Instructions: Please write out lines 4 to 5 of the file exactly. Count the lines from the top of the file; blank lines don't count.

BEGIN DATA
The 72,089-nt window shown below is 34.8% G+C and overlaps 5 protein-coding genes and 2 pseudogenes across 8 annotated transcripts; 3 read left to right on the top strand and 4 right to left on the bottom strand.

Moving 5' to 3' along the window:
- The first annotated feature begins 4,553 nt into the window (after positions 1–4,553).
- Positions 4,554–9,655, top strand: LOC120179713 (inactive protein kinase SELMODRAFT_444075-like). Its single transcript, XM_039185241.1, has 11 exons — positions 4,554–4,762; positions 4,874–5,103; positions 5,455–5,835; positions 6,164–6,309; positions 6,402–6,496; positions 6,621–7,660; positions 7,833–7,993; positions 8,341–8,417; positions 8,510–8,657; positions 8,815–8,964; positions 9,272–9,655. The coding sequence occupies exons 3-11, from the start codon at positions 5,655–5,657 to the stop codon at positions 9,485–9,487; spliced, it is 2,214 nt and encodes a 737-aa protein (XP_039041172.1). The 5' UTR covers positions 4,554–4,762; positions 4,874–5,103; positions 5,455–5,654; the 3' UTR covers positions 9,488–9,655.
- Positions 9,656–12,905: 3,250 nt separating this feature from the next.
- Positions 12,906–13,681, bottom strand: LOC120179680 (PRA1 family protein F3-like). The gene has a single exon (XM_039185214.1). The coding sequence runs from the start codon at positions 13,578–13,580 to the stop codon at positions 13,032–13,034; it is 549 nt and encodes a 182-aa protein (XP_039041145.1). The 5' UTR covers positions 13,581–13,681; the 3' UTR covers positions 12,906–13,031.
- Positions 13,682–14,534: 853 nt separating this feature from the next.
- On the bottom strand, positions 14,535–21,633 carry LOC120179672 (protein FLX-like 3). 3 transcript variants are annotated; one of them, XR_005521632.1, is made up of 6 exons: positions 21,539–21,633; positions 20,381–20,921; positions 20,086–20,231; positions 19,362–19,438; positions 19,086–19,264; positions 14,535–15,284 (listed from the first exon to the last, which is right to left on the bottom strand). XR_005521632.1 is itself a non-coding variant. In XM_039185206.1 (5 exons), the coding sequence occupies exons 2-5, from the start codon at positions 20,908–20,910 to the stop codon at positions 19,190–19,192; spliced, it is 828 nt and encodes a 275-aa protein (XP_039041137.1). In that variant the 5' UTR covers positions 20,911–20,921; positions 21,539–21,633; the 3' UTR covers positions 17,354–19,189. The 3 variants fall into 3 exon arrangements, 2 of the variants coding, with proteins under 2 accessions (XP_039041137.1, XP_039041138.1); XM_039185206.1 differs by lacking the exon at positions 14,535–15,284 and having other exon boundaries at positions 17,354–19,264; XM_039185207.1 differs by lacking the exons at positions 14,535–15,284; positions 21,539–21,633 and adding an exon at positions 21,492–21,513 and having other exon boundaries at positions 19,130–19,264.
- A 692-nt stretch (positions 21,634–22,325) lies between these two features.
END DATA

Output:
- Positions 4,554–9,655, top strand: LOC120179713 (inactive protein kinase SELMODRAFT_444075-like). Its single transcript, XM_039185241.1, has 11 exons — positions 4,554–4,762; positions 4,874–5,103; positions 5,455–5,835; positions 6,164–6,309; positions 6,402–6,496; positions 6,621–7,660; positions 7,833–7,993; positions 8,341–8,417; positions 8,510–8,657; positions 8,815–8,964; positions 9,272–9,655. The coding sequence occupies exons 3-11, from the start codon at positions 5,655–5,657 to the stop codon at positions 9,485–9,487; spliced, it is 2,214 nt and encodes a 737-aa protein (XP_039041172.1). The 5' UTR covers positions 4,554–4,762; positions 4,874–5,103; positions 5,455–5,654; the 3' UTR covers positions 9,488–9,655.
- Positions 9,656–12,905: 3,250 nt separating this feature from the next.